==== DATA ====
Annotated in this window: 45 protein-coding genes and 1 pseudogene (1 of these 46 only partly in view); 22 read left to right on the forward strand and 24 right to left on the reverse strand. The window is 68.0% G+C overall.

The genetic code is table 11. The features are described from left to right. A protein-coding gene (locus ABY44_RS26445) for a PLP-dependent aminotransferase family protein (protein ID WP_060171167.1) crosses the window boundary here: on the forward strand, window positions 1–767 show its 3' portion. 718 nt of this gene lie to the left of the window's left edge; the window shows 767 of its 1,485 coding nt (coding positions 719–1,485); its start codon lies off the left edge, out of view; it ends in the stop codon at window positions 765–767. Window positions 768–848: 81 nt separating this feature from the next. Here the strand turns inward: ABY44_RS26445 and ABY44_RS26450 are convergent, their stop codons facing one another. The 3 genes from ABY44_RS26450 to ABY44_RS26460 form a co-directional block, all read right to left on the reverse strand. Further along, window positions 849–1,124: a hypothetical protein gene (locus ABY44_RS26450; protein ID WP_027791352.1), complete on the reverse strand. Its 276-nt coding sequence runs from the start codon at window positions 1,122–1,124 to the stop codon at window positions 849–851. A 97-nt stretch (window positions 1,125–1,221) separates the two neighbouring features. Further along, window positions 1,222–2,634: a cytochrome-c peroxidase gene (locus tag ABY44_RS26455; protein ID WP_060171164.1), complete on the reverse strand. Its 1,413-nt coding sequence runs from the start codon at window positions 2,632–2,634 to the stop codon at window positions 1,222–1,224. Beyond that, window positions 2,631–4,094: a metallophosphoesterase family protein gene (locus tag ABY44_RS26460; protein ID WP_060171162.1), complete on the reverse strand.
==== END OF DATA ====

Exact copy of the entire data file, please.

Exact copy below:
Annotated in this window: 45 protein-coding genes and 1 pseudogene (1 of these 46 only partly in view); 22 read left to right on the forward strand and 24 right to left on the reverse strand. The window is 68.0% G+C overall.

The genetic code is table 11. The features are described from left to right. A protein-coding gene (locus ABY44_RS26445) for a PLP-dependent aminotransferase family protein (protein ID WP_060171167.1) crosses the window boundary here: on the forward strand, window positions 1–767 show its 3' portion. 718 nt of this gene lie to the left of the window's left edge; the window shows 767 of its 1,485 coding nt (coding positions 719–1,485); its start codon lies off the left edge, out of view; it ends in the stop codon at window positions 765–767. Window positions 768–848: 81 nt separating this feature from the next. Here the strand turns inward: ABY44_RS26445 and ABY44_RS26450 are convergent, their stop codons facing one another. The 3 genes from ABY44_RS26450 to ABY44_RS26460 form a co-directional block, all read right to left on the reverse strand. Further along, window positions 849–1,124: a hypothetical protein gene (locus ABY44_RS26450; protein ID WP_027791352.1), complete on the reverse strand. Its 276-nt coding sequence runs from the start codon at window positions 1,122–1,124 to the stop codon at window positions 849–851. A 97-nt stretch (window positions 1,125–1,221) separates the two neighbouring features. Further along, window positions 1,222–2,634: a cytochrome-c peroxidase gene (locus tag ABY44_RS26455; protein ID WP_060171164.1), complete on the reverse strand. Its 1,413-nt coding sequence runs from the start codon at window positions 2,632–2,634 to the stop codon at window positions 1,222–1,224. Beyond that, window positions 2,631–4,094: a metallophosphoesterase family protein gene (locus tag ABY44_RS26460; protein ID WP_060171162.1), complete on the reverse strand.